Work in company towns like Corner Brook and Buchans did not revolve around the family unit.
Photographer unknown. Reproduced by permission of Archives and Special Collections (Coll. 137 16.03.001), Queen Elizabeth II Library, Memorial University, St. John's, NL.

Many women moved to industrial centres after their husbands obtained employment at the local mine or mill. As a result, women often had to leave their neighbours and families to live in a company-run town where they had little to contribute. This not only placed them in a position of dependence on a male breadwinner in an unfamiliar community, but also made it difficult for them to mix with potential friends. Unlike men, women were largely confined to the domestic sphere and had no coworkers who could help ease their entry into the community. Women, like everyone else, had to receive permission from the company to move into most industrial towns and, once there, had to rent company property, giving them even less control over their lives.

Although some women did obtain work in company towns, it was usually in the lower-paying fields of domestic and retail work. Employment of this nature could sometimes become oppressive in industrial centres, where one's boss was often one's landlord. As a result, the company held significant control over its employees' lives.

The extent of this control became evident after officials from the Department of Agriculture visited the mining town of Buchans in 1929. In his report to the government, K.M. Brown writes of a widow and her daughter who arrived at Buchans to work as domestic servants for the mine's manager, J.W. Williams, but quit because they did not “like conditions in his household.” The widow moved to St. John's for employment, but the daughter remained at Buchans to work for the Royal Stores Staff House. Williams, however, ordered the woman out of Buchans and forbade the Staff House from hiring her again.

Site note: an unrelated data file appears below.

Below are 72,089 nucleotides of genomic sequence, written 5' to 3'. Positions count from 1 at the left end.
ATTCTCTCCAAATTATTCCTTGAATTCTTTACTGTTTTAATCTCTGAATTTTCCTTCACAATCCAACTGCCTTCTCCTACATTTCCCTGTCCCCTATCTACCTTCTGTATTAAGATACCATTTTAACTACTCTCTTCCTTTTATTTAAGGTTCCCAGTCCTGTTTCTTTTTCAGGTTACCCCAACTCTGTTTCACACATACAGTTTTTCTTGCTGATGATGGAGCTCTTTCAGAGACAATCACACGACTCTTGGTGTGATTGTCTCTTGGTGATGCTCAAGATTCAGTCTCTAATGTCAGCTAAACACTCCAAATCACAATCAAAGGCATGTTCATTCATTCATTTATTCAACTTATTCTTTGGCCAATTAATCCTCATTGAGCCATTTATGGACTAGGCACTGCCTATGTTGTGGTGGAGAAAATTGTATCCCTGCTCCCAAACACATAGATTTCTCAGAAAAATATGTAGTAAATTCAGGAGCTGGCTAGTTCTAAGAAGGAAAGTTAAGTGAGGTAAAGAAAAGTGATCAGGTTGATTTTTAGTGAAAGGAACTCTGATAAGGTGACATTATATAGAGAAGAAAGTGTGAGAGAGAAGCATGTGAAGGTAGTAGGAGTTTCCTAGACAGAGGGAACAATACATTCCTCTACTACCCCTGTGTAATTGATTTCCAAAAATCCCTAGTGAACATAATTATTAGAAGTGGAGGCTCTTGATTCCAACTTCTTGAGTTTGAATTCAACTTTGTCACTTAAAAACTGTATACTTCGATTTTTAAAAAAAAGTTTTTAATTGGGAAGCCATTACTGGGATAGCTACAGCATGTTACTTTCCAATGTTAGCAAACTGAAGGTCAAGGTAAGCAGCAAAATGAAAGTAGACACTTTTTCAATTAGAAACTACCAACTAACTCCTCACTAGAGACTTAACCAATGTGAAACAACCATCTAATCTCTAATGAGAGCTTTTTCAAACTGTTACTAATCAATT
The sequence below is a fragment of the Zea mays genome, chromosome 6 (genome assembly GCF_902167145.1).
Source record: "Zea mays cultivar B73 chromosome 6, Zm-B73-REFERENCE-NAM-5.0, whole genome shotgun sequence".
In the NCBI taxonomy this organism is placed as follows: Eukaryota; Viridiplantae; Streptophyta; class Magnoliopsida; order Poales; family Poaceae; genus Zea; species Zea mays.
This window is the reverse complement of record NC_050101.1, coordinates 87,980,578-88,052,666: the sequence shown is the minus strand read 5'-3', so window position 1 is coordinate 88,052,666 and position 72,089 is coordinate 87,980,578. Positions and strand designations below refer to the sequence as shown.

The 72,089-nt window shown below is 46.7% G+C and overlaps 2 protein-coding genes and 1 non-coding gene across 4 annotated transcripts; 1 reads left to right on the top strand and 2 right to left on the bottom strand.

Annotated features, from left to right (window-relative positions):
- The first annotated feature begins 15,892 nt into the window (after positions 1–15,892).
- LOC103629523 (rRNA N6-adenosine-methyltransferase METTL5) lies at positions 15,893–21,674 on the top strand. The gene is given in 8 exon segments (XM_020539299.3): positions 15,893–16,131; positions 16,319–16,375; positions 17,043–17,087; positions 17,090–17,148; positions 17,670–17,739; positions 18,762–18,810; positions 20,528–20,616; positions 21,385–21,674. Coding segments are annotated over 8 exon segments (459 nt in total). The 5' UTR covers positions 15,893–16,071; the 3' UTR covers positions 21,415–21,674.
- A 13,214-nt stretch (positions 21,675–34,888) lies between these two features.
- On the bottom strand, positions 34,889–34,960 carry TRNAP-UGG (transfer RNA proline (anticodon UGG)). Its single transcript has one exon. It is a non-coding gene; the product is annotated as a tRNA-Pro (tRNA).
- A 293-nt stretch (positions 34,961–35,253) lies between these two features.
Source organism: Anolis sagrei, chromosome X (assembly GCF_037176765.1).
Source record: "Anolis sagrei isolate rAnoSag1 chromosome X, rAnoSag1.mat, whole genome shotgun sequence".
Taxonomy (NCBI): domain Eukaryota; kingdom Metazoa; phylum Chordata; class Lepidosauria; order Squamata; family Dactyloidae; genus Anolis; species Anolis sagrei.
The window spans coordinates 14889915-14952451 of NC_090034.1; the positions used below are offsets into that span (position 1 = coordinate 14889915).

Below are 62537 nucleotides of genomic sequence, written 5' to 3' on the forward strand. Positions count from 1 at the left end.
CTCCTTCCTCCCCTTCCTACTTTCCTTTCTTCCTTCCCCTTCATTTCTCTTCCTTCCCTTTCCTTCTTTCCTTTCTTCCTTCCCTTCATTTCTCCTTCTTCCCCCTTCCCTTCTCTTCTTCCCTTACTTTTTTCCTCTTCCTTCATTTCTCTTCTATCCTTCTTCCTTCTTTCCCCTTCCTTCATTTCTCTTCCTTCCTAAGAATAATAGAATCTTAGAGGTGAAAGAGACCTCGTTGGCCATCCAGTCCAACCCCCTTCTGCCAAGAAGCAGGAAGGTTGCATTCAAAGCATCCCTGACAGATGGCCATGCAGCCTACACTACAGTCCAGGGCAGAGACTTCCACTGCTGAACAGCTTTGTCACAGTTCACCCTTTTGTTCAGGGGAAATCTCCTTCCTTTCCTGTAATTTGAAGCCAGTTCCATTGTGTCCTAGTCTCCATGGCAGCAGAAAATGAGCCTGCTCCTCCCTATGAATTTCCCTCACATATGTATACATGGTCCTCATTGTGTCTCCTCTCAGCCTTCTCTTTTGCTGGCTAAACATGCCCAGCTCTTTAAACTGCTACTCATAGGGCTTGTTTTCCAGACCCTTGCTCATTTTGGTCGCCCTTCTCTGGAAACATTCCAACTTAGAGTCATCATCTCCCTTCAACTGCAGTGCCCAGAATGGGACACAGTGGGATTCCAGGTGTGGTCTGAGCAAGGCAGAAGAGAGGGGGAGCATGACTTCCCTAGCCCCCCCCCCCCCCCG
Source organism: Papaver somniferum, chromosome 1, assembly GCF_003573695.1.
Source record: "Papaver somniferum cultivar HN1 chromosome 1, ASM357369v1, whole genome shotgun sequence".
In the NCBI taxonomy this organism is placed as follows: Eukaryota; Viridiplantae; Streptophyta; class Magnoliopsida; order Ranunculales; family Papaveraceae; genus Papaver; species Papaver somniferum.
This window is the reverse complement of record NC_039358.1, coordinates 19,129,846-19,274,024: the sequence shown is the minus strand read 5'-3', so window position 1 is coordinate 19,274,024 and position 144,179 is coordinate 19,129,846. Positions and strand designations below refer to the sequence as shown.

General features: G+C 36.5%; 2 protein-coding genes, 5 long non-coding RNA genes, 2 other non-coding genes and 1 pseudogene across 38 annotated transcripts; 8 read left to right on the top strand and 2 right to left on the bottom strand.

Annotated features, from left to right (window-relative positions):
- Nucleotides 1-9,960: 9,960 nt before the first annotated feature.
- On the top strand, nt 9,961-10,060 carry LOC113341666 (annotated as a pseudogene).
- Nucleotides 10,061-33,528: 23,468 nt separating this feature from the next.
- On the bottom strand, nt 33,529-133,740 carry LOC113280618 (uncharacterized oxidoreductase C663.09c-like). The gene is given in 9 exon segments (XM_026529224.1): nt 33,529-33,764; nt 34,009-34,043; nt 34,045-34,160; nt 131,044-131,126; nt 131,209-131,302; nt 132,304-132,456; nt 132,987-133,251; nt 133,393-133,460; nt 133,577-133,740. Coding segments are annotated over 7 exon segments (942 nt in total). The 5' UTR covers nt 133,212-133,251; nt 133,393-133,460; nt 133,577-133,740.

The company's control over the community sometimes diminished the value of women's work around her home as well. Although many households continued to maintain vegetable gardens in industrial centres, the presence of company-owned stores lessened their importance. In rural Newfoundland and Labrador, families grew vegetables not only to supplement their income, but also as a means of survival. With few local markets and shops available to families in outport communities, they often had to grow their own vegetables or go without. This was not the case in industrial towns like Corner Brook and Grand Falls, where workers could buy food and other goods at stores using the money men earned at the mines and paper mills.

Seasonal Workers

Not all people who found employment in the new land-based industries moved to industrial centres. Some men continued to fish in the summer, but worked for mining or paper companies on a seasonal basis to supplement their income. This was often the case with loggers, who worked at various logging camps each winter to supply paper mills at Grand Falls and Corner Brook with lumber. Work of this nature was difficult and often required the men to leave their homes for up to six months at a time. This placed tremendous pressure on the woman, who had to look after the children, house, and land alone.

By excluding female labour, land-based industries made it difficult for some women to contribute to their household's income. Men became the major and often sole provider for the rest of the family. Although some women found work in industrial centres, it was almost exclusively in the lower paying domestic and retail spheres. The growth of wage labour and accompanying shift away from the family-based saltfishery also devalued some subsistence work women traditionally performed, such as tending the garden.